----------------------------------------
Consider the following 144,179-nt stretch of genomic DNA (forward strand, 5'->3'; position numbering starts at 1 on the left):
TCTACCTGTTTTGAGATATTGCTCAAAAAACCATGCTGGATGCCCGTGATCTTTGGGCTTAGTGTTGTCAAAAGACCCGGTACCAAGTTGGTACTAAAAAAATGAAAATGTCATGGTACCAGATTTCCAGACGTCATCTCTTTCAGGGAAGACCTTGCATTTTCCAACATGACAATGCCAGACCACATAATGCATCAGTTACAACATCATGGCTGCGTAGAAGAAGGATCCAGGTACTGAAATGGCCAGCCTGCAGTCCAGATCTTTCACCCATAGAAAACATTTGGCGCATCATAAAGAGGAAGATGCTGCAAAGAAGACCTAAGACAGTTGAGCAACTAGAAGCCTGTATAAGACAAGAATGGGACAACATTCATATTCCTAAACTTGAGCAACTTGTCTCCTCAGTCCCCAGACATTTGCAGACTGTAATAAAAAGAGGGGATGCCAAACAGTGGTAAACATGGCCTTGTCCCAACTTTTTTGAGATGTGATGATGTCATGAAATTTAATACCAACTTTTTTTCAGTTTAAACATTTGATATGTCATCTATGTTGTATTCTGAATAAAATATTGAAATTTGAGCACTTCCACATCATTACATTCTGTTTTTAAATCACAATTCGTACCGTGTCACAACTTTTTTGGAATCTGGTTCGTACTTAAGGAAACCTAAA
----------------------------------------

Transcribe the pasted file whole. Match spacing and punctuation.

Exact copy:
Consider the following 144,179-nt stretch of genomic DNA (forward strand, 5'->3'; position numbering starts at 1 on the left):
TCTACCTGTTTTGAGATATTGCTCAAAAAACCATGCTGGATGCCCGTGATCTTTGGGCTTAGTGTTGTCAAAAGACCCGGTACCAAGTTGGTACTAAAAAAATGAAAATGTCATGGTACCAGATTTCCAGACGTCATCTCTTTCAGGGAAGACCTTGCATTTTCCAACATGACAATGCCAGACCACATAATGCATCAGTTACAACATCATGGCTGCGTAGAAGAAGGATCCAGGTACTGAAATGGCCAGCCTGCAGTCCAGATCTTTCACCCATAGAAAACATTTGGCGCATCATAAAGAGGAAGATGCTGCAAAGAAGACCTAAGACAGTTGAGCAACTAGAAGCCTGTATAAGACAAGAATGGGACAACATTCATATTCCTAAACTTGAGCAACTTGTCTCCTCAGTCCCCAGACATTTGCAGACTGTAATAAAAAGAGGGGATGCCAAACAGTGGTAAACATGGCCTTGTCCCAACTTTTTTGAGATGTGATGATGTCATGAAATTTAATACCAACTTTTTTTCAGTTTAAACATTTGATATGTCATCTATGTTGTATTCTGAATAAAATATTGAAATTTGAGCACTTCCACATCATTACATTCTGTTTTTAAATCACAATTCGTACCGTGTCACAACTTTTTTGGAATCTGGTTCGTACTTAAGGAAACCTAAA